Benson J. Lossing, Pictorial Field Book of the Civil War. Volume 1., Chapter 16: Secession of Virginia and North Carolina declared.--seizure of Harper's Ferry and Gosport Navy Yard.--the first troops in Washington for its defense. (search)
liam Becker, John Simpson, Thomas G. Houck, Edward Thomas, Elias B. Trifoos, John Stodd, Lawrence Manayan, B. F. Barlett, Wm. Madara, Emanuel Saylor, Wm. F. Garrett, John P. Womelsdorff, George De Courcey, J. J. Dampman, John Schmidt, C. F. Hoffman, Jacob Bast, Daniel Eberle, Wm. H. Hodgson, Ernst T. Ellrich, Amos Forseman, C. F. Umberhauer, James Sammon, Wm. R. Roberts, Jonas W. Rich, Charles Weber, Terrence Smith, F. A. Schoener, William Pugh, Frank Hanley, James Smith, Geo. W. Mennig, James Marshall, Ira Troy, Uriah Good, Wm. Irving, Patrick Curtin, John Burns, Edward McCabe, Fred. Seltzer, John Donegan, John Mullens, John Lamons, Wm. McDonald, Geo. W. Garber, F. W. Simpson, Alexander Smith, David Dilly, George Shartle, A. D. Allen, Charles F. Garrett, Geo, A. Lerch, James Carroll, John Benedict, Edmund Foley, Thomas Kelley, John Eppinger, John Rouch, David Howard, Jeremiah Deitrich, William Weller, Wm. A. Christian, Mark Walker, Ralph Corby, Henry Mehr, F. Goodyear, Wm. Carl, Antho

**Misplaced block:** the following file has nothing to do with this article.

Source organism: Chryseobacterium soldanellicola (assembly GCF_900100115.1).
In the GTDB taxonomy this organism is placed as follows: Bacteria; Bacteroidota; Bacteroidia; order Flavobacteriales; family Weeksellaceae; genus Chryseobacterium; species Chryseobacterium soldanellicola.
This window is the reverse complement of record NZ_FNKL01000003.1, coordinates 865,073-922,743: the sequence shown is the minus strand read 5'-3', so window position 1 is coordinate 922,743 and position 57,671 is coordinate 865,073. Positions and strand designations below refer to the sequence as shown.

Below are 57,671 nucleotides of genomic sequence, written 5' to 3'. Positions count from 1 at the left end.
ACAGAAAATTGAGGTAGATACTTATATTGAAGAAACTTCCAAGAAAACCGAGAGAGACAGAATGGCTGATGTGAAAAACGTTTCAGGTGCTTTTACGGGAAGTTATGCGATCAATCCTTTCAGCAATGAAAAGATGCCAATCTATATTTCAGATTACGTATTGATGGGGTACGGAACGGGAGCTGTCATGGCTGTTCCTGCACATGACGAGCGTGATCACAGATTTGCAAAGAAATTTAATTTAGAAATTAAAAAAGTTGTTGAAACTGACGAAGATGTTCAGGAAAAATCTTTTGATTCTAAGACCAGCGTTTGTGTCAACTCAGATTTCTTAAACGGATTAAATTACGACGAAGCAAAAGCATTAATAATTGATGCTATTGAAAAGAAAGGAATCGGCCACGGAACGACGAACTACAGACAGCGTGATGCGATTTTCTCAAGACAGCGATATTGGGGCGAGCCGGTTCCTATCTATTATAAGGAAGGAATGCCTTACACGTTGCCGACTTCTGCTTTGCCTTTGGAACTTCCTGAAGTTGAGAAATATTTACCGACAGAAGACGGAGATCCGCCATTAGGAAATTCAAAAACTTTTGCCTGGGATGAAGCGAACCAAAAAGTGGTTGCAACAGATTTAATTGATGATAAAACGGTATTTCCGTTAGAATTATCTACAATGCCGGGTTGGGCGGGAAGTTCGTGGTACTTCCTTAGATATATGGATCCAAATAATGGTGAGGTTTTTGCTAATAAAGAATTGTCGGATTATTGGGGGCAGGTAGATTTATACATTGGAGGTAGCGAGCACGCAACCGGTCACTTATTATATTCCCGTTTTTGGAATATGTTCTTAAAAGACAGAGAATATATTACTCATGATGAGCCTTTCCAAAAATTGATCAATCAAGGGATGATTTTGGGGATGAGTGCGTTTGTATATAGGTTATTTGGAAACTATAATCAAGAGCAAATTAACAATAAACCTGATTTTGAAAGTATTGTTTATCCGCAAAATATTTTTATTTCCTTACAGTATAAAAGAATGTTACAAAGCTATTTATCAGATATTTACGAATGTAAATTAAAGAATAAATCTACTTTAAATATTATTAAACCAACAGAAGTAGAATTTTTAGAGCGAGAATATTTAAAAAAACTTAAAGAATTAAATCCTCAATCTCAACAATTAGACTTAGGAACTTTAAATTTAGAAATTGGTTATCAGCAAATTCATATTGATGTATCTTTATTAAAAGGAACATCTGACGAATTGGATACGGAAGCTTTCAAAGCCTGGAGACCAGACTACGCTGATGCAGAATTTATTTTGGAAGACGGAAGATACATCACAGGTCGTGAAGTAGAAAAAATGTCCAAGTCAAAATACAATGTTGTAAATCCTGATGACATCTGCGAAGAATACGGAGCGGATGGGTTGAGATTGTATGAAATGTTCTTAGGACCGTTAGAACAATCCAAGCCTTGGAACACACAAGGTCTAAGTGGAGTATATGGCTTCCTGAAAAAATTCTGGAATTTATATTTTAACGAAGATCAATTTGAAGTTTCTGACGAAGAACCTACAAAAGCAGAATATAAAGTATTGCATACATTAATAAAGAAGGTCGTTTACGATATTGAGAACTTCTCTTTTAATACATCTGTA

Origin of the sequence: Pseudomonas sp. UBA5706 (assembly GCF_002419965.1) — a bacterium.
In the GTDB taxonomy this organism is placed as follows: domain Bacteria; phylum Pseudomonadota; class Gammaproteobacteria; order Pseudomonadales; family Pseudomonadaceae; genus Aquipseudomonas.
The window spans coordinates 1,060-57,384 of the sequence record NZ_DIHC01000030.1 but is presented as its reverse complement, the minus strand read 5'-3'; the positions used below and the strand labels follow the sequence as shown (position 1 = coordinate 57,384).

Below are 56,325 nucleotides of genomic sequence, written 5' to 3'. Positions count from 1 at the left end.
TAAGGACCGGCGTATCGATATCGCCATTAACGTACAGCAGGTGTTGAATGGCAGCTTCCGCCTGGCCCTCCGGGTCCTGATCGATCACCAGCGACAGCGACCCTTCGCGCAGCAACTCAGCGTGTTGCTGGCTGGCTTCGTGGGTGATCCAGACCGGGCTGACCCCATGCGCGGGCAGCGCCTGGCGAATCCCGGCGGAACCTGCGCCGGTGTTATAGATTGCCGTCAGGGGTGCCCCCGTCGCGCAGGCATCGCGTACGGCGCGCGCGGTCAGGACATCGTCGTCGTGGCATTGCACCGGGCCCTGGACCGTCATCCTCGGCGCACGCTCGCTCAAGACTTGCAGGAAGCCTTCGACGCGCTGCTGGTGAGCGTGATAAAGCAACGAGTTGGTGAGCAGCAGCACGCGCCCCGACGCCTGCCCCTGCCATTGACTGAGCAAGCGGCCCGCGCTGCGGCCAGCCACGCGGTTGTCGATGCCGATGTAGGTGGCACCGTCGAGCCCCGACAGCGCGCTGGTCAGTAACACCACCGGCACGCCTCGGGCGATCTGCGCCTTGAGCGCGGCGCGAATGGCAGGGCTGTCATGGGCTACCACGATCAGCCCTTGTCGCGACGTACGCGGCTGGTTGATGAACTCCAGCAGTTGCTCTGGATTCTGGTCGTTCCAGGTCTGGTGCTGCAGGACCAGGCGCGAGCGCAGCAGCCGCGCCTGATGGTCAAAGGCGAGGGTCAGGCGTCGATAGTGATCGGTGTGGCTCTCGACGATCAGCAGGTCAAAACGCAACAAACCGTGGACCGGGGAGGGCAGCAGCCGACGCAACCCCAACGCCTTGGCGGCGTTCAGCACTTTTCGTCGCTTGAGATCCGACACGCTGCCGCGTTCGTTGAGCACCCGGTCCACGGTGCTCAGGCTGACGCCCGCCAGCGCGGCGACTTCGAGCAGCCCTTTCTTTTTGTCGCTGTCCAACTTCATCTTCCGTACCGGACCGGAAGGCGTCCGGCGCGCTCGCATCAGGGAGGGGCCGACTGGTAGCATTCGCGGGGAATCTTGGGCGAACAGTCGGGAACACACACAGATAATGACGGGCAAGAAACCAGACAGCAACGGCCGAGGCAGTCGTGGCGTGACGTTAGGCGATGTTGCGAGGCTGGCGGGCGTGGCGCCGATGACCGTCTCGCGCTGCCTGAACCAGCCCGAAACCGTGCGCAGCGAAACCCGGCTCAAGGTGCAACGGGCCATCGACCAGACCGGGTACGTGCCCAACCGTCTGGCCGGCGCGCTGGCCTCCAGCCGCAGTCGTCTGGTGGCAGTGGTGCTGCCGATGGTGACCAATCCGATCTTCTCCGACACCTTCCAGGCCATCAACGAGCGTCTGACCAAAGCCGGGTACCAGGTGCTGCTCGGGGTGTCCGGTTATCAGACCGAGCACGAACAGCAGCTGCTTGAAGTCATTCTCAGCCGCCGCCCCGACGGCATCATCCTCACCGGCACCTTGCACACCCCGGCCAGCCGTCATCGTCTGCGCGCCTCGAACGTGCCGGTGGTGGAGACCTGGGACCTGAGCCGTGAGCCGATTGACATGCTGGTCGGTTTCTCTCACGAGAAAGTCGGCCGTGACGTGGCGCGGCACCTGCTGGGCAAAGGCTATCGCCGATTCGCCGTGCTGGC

Admiral David D. Porter, The Naval History of the Civil War., Chapter 25: capture of Fort Hindman or Arkansas Post. (search)
Acting-Master's Mates, J. W. Litherbury and E. A. Decamp; Engineers: Acting-Chief, Henry Hartwig; Acting-Assistants, T. F. Ackerman, James Vanzant, G. W. Heisel and G. W. Aiken; Acting-Gunner, Reuben Applegate; Acting-Carpenter, James Kirkland. Steamer Lexington. Lieutenant-Commander, James W. Shirk; Acting-Volunteer-Lieutenant, Martin Dunn; Acting-Assistant Surgeon, L. M. Reese; Assistant Paymaster, Geo. A. Lyon; Acting-Master, James Fitzpatrick; Acting-Ensigns, Sylvester Pool and James Marshall; Acting-Master's Mates, J. G. Magler, W. E. Anderson, F. O. Blake and S. S. Willett; Engineers: Acting-Chief, Wm. H. Meredith; Acting-Assistants, Michael Kelly, J. H. Hilliard, Wm. Bishop and Job Cummins. Iron-clad steamer Baron deKalb. Lieutenant-Commander, John G. Walker; Acting-Volunteer-Lieutenant, J. V. Johnston; Acting-Assistant Surgeon, John Wise; Acting-Assistant Paymaster, Wm. A. Mann; Acting-Masters, Chas. Kendrick and R. H. Medill; Acting-Ensign, Charles Hunter; Acting-M